There's nothing like a good reunion story to get you misty in the ol' tear ducts. Kate Howard, the managing editor of Kentucky Center for Investigative Reporting, shared a story of randomly running into the dog she used to foster on Twitter. You know all those dog reunion movies? The ones with names like A Dog's Hope and A Dog's Sloppy Kiss? The ones that make you cry buckets no matter how hard you think your heart is? Well, this is that, but in real life.



The name sounded familiar to Kate, and for a very good reason.


According to the American Humane Association, one in 10 pets are given up six months after they're adopted from a shelter, with destructive behaviors and disobedience cited in the top reasons why they're returned.

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Kate running into Winnie was – dare we say it – an act of destiny.

Winnie was also introduced to Kate's dog, Foxy.

Kate's story resonated with other dog-owners and dog-lovers on Twitter.







Kate was also inspired by her own experience.


RELATED: Dog owners are more likely to kiss their dogs than their significant others

Taking a dog into your home also gives the dog a safe space to stay in until they're adopted. Sometimes a rescue group doesn't have space, so they rely people to take in dogs out of the goodness of their hearts. Other times, a dog is just too young to go into a shelter.

Fostering a dog can make all the difference in the life of a troubled pooch. It can help a dog iron out behavior issues, making them more likely to be accepted into their new home. Currently, 44% of households have dogs, and 23% of dogs were obtained through an animal shelter or humane society.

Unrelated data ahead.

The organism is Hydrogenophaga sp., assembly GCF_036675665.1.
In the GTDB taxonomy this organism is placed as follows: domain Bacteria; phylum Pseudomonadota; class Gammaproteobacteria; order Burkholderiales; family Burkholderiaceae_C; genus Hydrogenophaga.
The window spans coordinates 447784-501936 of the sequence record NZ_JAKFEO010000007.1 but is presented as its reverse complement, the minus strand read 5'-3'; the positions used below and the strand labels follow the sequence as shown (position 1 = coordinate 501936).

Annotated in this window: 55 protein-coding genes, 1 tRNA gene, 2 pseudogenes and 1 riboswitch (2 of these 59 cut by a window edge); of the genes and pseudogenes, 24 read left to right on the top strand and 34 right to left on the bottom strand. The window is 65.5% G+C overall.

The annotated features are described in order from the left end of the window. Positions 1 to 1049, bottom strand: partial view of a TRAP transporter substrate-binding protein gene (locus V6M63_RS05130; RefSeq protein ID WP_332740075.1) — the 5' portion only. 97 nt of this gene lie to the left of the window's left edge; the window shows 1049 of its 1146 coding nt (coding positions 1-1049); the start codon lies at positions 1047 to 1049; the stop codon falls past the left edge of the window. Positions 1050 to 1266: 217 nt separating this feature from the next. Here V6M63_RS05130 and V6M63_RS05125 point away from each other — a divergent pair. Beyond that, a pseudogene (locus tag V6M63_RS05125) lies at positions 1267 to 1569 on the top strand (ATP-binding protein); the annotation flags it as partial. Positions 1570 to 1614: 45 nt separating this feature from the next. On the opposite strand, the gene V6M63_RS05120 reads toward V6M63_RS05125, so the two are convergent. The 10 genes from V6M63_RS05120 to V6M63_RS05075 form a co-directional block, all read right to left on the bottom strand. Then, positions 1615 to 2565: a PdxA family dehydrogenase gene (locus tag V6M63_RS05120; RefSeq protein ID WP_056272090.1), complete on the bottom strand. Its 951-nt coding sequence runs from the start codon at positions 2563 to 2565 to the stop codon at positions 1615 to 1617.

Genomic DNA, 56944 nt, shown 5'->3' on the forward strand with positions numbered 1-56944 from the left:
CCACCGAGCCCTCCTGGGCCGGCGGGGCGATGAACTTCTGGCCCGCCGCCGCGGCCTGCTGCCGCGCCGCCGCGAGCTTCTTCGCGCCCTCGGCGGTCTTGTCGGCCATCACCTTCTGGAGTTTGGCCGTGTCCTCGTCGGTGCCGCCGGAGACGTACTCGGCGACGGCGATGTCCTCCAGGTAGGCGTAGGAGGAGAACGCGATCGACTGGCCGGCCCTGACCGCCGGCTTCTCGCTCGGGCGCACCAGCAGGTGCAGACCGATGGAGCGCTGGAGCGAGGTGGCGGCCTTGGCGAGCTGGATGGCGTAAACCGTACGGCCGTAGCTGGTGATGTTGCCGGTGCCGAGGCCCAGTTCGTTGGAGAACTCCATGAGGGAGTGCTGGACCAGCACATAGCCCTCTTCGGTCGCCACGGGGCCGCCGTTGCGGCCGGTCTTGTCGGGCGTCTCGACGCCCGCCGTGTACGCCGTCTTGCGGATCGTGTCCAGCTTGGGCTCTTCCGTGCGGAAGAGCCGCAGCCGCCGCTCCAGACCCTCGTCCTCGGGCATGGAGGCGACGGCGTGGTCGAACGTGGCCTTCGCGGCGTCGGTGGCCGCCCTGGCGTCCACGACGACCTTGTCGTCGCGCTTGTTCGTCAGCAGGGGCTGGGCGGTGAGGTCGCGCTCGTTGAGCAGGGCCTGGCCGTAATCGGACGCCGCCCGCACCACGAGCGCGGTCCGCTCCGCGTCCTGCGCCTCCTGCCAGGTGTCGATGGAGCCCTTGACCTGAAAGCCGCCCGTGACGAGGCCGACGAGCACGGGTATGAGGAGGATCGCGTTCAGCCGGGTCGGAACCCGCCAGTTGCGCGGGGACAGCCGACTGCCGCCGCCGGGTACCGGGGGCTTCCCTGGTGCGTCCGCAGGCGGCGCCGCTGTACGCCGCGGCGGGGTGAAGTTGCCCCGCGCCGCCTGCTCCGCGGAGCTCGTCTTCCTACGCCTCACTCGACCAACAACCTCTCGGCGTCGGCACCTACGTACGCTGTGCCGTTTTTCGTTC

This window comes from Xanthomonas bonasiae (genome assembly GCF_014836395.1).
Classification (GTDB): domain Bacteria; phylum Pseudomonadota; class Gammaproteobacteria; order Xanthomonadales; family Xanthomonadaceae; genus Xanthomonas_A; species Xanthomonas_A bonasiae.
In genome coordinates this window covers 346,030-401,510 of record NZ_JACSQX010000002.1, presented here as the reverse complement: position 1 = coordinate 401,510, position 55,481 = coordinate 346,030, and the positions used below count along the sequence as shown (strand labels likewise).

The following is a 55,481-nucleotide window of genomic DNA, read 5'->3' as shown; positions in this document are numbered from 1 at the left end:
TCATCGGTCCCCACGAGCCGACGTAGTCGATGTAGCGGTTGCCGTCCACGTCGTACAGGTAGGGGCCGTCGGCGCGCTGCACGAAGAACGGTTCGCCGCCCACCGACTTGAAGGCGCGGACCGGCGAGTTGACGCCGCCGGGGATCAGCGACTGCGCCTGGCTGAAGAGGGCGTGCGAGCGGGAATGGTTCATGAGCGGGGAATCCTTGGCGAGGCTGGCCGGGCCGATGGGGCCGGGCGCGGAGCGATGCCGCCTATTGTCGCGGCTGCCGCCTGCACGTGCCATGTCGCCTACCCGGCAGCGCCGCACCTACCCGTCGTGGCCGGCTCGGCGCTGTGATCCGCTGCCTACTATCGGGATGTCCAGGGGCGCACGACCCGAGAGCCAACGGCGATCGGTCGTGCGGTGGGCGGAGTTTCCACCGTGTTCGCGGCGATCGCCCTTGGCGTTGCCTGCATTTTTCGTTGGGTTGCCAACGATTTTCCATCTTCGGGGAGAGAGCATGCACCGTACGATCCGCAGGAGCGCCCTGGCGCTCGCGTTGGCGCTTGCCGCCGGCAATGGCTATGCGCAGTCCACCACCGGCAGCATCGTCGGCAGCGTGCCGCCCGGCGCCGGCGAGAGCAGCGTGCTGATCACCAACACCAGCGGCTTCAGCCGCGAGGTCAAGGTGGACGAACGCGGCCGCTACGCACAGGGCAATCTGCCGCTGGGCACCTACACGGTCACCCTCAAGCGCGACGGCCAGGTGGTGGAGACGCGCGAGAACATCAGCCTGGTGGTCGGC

And sometimes it has a happy ending, like this story.

via Jeremy Hogan / YouTube

Vauhxx Booker, a civil rights activist from Bloomington, Indiana, claims that a group of white men threatened to lynch him during an altercation on July 4 near Lake Monroe, but he was saved by onlookers who intervened.

Video taken during the incident shows he was held down by a group of men who pinned him to a tree in a wooded area. Booker says that while he was being held down, the men threatened to break his arms, repeatedly said "get a noose," and told his friends to leave the area.

The men later let him go after being confronted by onlookers who gathered at the scene.

The incident began, according to Booker, when he and his friends were making their way to the lake to see the lunar eclipse when a white man on an ATV told them they were trespassing. When Booker and his friends continued to walk to the lake, the man on the ATV and his friends allegedly shouted "white power" at them, which is when things turned violent.

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